34. 34.

    Doherty, M. W. et al. Theory of the ground-state spin of the NV center in diamond. Phys. Rev. B 85, 205203 (2012).

    Article  Google Scholar 

  35. 35.

    Strobel, P., Riedel, M., Ristein, J. & Ley, L. Surface transfer doping of diamond. Nature 430, 439 (2004).

    Article  Google Scholar 

  36. 36.

    Maier, F., Riedel, M., Mantel, B., Ristein, J. & Ley, L. Origin of surface conductivity in diamond. Phys. Rev. Lett. 85, 3472–3475 (2000).

    Article  Google Scholar 

  37. 37.

    Pakes, C. I., Garrido, J. A. & Kawarada, H. Diamond surface conductivity: Properties, devices, and sensors. MRS. Bull. 39, 542–548 (2014).

    Article  Google Scholar 

  38. 38.

    Hauf, M. V. et al. Chemical control of the charge state of nitrogen–vacancy centers in diamond. Phys. Rev. B 83, 081304 (2011).

    Article  Google Scholar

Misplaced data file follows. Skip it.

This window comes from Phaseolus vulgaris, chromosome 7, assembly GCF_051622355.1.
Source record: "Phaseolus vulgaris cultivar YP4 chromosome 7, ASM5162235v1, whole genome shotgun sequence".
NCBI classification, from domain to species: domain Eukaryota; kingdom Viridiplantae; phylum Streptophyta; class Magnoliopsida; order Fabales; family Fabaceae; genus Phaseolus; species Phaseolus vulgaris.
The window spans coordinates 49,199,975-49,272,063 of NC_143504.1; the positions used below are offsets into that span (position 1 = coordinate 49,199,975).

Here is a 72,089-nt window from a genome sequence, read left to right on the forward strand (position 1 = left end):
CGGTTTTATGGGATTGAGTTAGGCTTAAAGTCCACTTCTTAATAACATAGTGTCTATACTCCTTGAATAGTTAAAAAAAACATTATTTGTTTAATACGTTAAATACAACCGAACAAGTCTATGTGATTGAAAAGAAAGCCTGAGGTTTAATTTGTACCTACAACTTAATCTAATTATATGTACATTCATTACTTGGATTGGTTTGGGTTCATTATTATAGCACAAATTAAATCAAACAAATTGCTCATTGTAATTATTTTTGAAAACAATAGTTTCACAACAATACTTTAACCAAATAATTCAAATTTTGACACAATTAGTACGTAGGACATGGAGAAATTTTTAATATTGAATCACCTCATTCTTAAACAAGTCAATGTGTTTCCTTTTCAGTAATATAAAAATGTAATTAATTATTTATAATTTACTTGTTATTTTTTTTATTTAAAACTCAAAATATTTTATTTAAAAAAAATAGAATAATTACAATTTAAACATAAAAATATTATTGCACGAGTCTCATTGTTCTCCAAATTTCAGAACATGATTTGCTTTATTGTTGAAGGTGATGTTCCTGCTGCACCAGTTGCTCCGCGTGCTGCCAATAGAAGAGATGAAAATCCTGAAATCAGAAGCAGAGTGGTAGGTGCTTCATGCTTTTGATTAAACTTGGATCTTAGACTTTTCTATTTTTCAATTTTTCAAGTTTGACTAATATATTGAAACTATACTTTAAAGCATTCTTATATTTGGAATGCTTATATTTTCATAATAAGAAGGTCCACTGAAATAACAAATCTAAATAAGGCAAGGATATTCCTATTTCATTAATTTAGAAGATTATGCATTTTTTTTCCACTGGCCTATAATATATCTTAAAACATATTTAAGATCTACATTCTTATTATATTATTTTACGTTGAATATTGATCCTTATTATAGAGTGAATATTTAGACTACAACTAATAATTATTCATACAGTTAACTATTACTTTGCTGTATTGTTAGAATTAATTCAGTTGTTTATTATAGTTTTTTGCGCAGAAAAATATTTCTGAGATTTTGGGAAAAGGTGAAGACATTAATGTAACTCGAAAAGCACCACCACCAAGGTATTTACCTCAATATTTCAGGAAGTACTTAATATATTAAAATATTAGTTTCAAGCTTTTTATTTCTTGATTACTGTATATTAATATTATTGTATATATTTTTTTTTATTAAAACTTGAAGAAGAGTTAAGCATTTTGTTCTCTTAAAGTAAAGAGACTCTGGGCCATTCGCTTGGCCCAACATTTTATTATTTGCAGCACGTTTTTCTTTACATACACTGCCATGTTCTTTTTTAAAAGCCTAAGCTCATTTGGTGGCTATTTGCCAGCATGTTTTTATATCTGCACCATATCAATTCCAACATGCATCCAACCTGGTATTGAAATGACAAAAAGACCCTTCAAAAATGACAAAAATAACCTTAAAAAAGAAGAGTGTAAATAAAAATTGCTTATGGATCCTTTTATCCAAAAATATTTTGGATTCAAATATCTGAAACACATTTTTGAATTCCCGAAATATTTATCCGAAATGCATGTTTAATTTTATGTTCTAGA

39. 39.

    Dhomkar, S., Jayakumar, H., Zangara, P. R. & Meriles, C. A. Charge dynamics in near-surface, variable-density ensembles of nitrogen–vacancy centers in diamond. Nano. Lett. 18, 4046–4052 (2018).

    Article  Google Scholar 

  40. 40.

    Chicot, G. et al. Hole transport in boron delta-doped diamond structures. Appl. Phys. Lett. 101, 162101 (2012).

    Article  Google Scholar 

  41. 41.

    Scharpf, J. et al. Transport behaviour of boron delta-doped diamond. Phys. Stat. Sol. A 210, 2028–2034 (2013).

    Article  Google Scholar 

  42. 42.

    Kawarada, H. High-current metal oxide semiconductor field-effect transistors on H-terminated diamond surfaces and their high-frequency operation. Jpn. J. Appl. Phys. 51, 090111 (2012).